Casino & games

Q&A: Rodney Butler, chairman, Mashantucket Pequot Tribal Nation

5 minutes read
Tribal chairman and interim CEO of Foxwoods Resort Casino on the US wagering and igaming landscape post PASPA

Ahead of his appearance at ICE Sports Betting USA, tribal chairman and interim CEO of Foxwoods Resort Casino Rodney Butler provides his perspective on at the US sports betting and igaming landscape post PASPA

iGaming Business North America: To what extent was Foxwoods prepared for the news of PASPA’s repeal?
Rodney Butler:
We had been closely following the development of New Jersey’s sports betting case for years, in addition to serving as members of the AGA’s Sports Betting Task Force. After the oral arguments in the US Supreme Court for the PASPA case occurred in December 2017, we had a strong feeling that PASPA was trending towards a full repeal. In preparation, we ramped up our internal education on sports betting, and in Q1 2018 we began the process to select a sports betting partner that will lead us and the entire sports-fanatical north east region of the US into this new and exciting business.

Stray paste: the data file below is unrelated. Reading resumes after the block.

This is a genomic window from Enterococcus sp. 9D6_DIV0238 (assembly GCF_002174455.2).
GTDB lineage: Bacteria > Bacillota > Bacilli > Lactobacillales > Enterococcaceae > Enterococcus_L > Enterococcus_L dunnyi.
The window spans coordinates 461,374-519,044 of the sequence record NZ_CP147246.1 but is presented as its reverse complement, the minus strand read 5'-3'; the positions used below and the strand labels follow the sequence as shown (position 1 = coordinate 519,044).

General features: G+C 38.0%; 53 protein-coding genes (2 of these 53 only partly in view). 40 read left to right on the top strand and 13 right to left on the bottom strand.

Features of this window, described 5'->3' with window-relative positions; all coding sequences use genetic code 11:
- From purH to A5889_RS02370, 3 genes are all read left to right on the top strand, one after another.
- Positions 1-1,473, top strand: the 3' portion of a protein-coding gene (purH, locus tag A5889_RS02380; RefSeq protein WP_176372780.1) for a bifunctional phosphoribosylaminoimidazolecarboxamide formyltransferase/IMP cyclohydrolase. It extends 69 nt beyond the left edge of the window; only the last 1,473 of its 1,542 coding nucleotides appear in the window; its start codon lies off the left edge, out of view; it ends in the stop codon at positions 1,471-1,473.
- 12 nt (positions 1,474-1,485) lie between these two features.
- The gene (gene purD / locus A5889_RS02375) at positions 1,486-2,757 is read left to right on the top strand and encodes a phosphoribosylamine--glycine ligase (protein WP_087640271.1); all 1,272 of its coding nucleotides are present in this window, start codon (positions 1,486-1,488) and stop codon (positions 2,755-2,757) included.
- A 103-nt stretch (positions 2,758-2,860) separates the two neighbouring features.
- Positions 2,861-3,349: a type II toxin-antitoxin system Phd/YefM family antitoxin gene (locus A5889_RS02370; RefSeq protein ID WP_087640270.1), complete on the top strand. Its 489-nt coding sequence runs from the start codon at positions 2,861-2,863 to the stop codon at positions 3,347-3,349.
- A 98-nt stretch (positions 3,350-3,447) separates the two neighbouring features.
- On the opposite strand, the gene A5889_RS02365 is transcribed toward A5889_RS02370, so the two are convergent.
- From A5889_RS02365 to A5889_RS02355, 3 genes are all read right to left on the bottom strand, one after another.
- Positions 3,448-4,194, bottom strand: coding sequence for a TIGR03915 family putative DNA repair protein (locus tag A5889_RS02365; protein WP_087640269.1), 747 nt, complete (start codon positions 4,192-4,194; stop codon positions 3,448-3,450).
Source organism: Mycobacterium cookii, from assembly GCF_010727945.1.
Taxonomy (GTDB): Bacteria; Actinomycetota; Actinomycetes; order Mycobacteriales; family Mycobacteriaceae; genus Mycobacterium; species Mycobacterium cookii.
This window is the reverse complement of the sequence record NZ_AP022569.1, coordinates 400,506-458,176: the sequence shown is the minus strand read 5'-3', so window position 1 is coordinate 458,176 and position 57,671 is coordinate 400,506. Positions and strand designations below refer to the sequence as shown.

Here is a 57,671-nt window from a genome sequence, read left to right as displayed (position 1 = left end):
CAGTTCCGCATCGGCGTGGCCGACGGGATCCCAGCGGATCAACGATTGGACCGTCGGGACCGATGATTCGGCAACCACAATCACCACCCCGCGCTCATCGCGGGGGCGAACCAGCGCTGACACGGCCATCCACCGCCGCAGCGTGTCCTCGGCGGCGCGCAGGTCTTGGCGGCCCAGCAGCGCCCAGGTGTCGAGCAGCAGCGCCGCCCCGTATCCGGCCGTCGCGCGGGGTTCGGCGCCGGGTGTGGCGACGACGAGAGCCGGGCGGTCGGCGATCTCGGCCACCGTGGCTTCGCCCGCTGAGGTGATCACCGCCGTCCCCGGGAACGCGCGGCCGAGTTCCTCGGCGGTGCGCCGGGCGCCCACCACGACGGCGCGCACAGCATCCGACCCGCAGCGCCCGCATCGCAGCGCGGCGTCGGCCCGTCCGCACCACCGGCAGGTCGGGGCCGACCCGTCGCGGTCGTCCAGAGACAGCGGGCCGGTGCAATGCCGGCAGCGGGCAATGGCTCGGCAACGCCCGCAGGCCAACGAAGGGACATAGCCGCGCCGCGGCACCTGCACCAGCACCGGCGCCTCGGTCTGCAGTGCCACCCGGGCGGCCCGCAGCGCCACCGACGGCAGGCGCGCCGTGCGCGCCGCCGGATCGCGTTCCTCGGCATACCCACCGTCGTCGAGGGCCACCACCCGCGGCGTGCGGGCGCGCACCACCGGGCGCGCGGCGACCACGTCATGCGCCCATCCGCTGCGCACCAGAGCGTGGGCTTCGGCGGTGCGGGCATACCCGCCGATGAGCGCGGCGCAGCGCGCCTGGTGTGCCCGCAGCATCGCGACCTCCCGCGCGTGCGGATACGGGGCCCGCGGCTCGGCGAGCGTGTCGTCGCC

What impact would the leagues’ insistence on integrity fees have on your business model with regards to sports betting?
The proposed royalty fee by the leagues has no place in legislation. Sports betting has been operated effectively in Nevada without royalty fees, and to date no state has passed legislation with royalty fees for the leagues.

Simply put, these fees will affect an operator’s ability to price sports markets competitively and affect their ability to compete with the massive, unregulated black market – which contains groups that don’t pay integrity fees, taxes, or have any real consumer protections in place.

A royalty fee will drive the already slim sports betting margins even lower and will offer little incentive for licensed operators to invest in product and marketing, which in turn will adversely affect a trusted, regulated operator’s ability to recapture the prolific black market.